The legal source of the first threshold can be found mainly in the 1992 Biodiversity Convention in its Preamble, even though other further agreements have used the same (or very close) adjectives. Using the words of the Biodiversity Convention legislator: “where there is a threat of significant reduction or loss of biological diversity,” precautionary means are recommended. The meaning of the term, beyond its dictionary definitions, has been traced many times with always a degree of uncertainty. Cameron has referred to it as a “non-negligible harm”, whereas by other the definition stays around terms of exclusion of “de minimis” effects.
The International Law Commission, by itself, has provided some additional clues to the meaning of “significant” within the framework of International Environmental Law, noting that in order to pass for significant, harm must be “appreciable” and “tangible”, as opposed to “trivial”. The Commission gives an instance to explain this level of harm, using the example of the pollution changing the chemical or thermic condition of river water. If such case occurs, the possible future harm to the environment as such is not only a hypothesis but relies upon a proven change produced in the nature that could explode in a significant harm.

Regarding the second threshold generally required by the traditional formulations of the Precautionary Principle, the words “serious” and “irreversible”, can primarily find their root in the Principle 15 of the 1992 Rio Declaration. Besides that, many other posterior instruments have referred to these adjectives, as the 1990 Bergen Declaration, the 1992 Climate Change Convention and others. The use of these terms at a national level can be demonstrated by quoting some arguments held before the court (ICJ specifically) by States. For instance in the 1997 Gabcikovo-Nagymaros case, Hungary cited a version of the Precautionary Principle containing a qualifying standard of “serious or irreversible damage” while contending that the damage to its environment, caused by the disputed project, was “irreparable and enormous”.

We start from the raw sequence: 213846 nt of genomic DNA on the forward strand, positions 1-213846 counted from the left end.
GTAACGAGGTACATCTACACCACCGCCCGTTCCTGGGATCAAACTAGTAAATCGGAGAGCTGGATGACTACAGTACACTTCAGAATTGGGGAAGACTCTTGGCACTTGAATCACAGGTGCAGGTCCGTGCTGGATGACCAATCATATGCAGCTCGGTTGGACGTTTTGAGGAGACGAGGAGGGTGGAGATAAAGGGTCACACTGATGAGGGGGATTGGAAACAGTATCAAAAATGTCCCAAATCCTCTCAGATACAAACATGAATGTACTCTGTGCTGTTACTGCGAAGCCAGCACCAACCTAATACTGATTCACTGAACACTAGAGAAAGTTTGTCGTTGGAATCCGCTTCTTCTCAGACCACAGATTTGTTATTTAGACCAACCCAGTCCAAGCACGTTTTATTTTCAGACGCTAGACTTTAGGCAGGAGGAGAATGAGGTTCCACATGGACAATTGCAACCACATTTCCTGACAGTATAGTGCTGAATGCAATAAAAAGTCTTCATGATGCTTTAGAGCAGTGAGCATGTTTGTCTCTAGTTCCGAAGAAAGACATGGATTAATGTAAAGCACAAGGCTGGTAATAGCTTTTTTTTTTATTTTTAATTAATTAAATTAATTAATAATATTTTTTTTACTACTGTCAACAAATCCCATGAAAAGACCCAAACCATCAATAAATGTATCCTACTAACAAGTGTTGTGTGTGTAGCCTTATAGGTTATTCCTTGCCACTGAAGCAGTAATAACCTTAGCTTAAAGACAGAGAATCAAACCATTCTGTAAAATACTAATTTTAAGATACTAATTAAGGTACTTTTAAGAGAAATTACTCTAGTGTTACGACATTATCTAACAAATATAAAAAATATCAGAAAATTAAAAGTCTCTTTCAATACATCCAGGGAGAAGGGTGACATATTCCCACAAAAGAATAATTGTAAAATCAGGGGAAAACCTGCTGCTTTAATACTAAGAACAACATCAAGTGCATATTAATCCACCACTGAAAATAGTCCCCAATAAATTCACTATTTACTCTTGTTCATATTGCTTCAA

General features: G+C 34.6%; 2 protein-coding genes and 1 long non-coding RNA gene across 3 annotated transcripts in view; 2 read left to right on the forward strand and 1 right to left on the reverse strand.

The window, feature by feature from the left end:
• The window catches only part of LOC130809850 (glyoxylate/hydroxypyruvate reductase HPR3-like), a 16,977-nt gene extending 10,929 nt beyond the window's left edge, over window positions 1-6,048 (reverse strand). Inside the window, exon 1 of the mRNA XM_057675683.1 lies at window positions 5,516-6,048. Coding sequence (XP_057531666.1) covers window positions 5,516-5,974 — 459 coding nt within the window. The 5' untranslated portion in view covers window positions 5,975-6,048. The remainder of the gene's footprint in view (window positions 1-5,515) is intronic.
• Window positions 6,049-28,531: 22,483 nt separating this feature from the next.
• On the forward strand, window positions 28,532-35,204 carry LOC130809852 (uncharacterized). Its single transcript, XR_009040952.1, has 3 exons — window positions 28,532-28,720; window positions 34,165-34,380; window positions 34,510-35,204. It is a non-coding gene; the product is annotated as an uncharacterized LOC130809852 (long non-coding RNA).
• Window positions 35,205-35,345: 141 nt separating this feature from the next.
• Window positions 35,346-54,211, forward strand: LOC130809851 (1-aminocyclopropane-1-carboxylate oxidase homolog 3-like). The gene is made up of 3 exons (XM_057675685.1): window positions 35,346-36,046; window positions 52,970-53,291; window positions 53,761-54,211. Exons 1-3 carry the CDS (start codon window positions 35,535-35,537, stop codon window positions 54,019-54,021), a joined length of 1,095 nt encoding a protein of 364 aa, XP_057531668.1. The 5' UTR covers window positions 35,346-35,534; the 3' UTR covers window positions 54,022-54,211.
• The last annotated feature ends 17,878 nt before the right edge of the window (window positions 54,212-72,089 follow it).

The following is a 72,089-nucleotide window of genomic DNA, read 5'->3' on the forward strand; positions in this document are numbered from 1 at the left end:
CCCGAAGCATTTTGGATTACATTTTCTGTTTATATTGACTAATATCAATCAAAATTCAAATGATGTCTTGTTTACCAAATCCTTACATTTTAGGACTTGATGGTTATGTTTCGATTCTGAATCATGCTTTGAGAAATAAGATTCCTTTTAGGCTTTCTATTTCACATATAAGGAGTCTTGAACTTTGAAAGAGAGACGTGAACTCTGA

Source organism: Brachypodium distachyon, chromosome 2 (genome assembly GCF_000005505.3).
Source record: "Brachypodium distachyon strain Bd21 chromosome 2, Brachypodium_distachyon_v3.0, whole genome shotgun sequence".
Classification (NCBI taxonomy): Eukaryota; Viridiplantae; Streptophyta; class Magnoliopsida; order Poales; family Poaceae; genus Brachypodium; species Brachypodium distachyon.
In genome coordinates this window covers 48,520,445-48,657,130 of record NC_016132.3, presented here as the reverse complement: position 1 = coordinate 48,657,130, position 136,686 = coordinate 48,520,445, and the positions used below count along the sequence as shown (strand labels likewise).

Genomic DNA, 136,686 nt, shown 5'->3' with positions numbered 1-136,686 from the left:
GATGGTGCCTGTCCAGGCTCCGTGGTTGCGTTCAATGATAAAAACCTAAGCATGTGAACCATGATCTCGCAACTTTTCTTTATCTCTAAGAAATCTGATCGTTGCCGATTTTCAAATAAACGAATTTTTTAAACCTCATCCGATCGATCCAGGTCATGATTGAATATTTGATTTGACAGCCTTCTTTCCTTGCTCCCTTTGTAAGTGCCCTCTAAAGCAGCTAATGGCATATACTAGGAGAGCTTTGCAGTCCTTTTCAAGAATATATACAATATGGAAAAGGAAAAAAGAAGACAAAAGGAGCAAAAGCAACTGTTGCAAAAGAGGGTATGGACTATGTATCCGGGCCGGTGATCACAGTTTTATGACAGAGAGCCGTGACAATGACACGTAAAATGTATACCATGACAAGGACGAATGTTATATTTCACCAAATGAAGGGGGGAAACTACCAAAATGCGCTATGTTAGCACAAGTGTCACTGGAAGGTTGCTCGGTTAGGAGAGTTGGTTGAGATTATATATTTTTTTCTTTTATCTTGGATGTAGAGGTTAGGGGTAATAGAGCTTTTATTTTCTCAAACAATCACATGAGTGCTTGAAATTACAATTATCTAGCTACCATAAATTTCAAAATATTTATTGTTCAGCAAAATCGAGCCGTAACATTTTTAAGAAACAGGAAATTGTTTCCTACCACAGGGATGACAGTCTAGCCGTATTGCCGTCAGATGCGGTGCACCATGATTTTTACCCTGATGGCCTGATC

Coming back to the Commission of the European Union Communication of 2000, through its words the Commission clarifies the distinction between the “risk evaluation”, necessary for a strategy of prudence (more open and less restrictive than the previous interpretation) and the “principle application” (falling within the risk management phase). [...]

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The development of the Precautionary Principle in International Customary Law


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Informazioni tesi

  Autore: Pietro Gitto
  Tipo: Tesi di Laurea Magistrale
  Anno: 2014-15
  Università: Università degli Studi di Catania
  Facoltà: Giurisprudenza
  Corso: Giurisprudenza
  Relatore: Rosario Sapienza
  Lingua: Inglese
  Num. pagine: 140